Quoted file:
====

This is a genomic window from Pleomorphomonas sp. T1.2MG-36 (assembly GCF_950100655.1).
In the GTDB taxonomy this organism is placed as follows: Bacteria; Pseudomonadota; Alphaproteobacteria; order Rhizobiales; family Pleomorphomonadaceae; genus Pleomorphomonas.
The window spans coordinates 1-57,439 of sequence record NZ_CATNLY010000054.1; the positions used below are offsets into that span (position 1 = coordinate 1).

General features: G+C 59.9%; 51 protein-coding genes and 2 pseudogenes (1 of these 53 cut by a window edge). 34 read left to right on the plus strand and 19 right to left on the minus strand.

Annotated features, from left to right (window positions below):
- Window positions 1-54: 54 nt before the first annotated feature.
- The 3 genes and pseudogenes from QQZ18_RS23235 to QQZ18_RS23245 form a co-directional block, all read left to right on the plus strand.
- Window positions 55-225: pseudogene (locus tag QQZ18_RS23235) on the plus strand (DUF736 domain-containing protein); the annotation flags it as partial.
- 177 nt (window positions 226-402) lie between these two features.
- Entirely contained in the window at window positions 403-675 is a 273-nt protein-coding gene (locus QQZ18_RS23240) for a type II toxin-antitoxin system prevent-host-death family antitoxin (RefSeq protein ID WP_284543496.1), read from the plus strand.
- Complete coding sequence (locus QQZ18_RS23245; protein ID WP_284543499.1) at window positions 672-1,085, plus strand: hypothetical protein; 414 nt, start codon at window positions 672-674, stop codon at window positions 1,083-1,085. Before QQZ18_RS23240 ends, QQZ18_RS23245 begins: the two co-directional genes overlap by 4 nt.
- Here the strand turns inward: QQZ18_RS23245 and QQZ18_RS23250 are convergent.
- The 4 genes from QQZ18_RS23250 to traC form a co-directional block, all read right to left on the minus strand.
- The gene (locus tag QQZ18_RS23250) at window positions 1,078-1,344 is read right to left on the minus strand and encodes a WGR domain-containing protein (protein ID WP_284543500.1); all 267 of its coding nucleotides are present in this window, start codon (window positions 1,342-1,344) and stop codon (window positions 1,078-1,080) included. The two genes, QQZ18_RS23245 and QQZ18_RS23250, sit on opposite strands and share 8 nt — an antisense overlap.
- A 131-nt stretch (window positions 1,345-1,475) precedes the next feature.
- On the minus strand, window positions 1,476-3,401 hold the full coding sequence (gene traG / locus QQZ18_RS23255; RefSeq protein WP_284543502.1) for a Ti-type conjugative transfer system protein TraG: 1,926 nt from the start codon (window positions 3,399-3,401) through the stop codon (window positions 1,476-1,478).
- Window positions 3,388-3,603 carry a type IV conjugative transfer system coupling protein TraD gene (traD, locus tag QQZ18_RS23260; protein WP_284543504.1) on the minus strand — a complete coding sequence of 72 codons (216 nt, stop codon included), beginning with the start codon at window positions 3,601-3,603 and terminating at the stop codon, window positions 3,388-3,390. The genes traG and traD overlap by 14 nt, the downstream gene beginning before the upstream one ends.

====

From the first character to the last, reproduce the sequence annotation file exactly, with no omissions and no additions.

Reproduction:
This is a genomic window from Pleomorphomonas sp. T1.2MG-36 (assembly GCF_950100655.1).
In the GTDB taxonomy this organism is placed as follows: Bacteria; Pseudomonadota; Alphaproteobacteria; order Rhizobiales; family Pleomorphomonadaceae; genus Pleomorphomonas.
The window spans coordinates 1-57,439 of sequence record NZ_CATNLY010000054.1; the positions used below are offsets into that span (position 1 = coordinate 1).

General features: G+C 59.9%; 51 protein-coding genes and 2 pseudogenes (1 of these 53 cut by a window edge). 34 read left to right on the plus strand and 19 right to left on the minus strand.

Annotated features, from left to right (window positions below):
- Window positions 1-54: 54 nt before the first annotated feature.
- The 3 genes and pseudogenes from QQZ18_RS23235 to QQZ18_RS23245 form a co-directional block, all read left to right on the plus strand.
- Window positions 55-225: pseudogene (locus tag QQZ18_RS23235) on the plus strand (DUF736 domain-containing protein); the annotation flags it as partial.
- 177 nt (window positions 226-402) lie between these two features.
- Entirely contained in the window at window positions 403-675 is a 273-nt protein-coding gene (locus QQZ18_RS23240) for a type II toxin-antitoxin system prevent-host-death family antitoxin (RefSeq protein ID WP_284543496.1), read from the plus strand.
- Complete coding sequence (locus QQZ18_RS23245; protein ID WP_284543499.1) at window positions 672-1,085, plus strand: hypothetical protein; 414 nt, start codon at window positions 672-674, stop codon at window positions 1,083-1,085. Before QQZ18_RS23240 ends, QQZ18_RS23245 begins: the two co-directional genes overlap by 4 nt.
- Here the strand turns inward: QQZ18_RS23245 and QQZ18_RS23250 are convergent.
- The 4 genes from QQZ18_RS23250 to traC form a co-directional block, all read right to left on the minus strand.
- The gene (locus tag QQZ18_RS23250) at window positions 1,078-1,344 is read right to left on the minus strand and encodes a WGR domain-containing protein (protein ID WP_284543500.1); all 267 of its coding nucleotides are present in this window, start codon (window positions 1,342-1,344) and stop codon (window positions 1,078-1,080) included. The two genes, QQZ18_RS23245 and QQZ18_RS23250, sit on opposite strands and share 8 nt — an antisense overlap.
- A 131-nt stretch (window positions 1,345-1,475) precedes the next feature.
- On the minus strand, window positions 1,476-3,401 hold the full coding sequence (gene traG / locus QQZ18_RS23255; RefSeq protein WP_284543502.1) for a Ti-type conjugative transfer system protein TraG: 1,926 nt from the start codon (window positions 3,399-3,401) through the stop codon (window positions 1,476-1,478).
- Window positions 3,388-3,603 carry a type IV conjugative transfer system coupling protein TraD gene (traD, locus tag QQZ18_RS23260; protein WP_284543504.1) on the minus strand — a complete coding sequence of 72 codons (216 nt, stop codon included), beginning with the start codon at window positions 3,601-3,603 and terminating at the stop codon, window positions 3,388-3,390. The genes traG and traD overlap by 14 nt, the downstream gene beginning before the upstream one ends.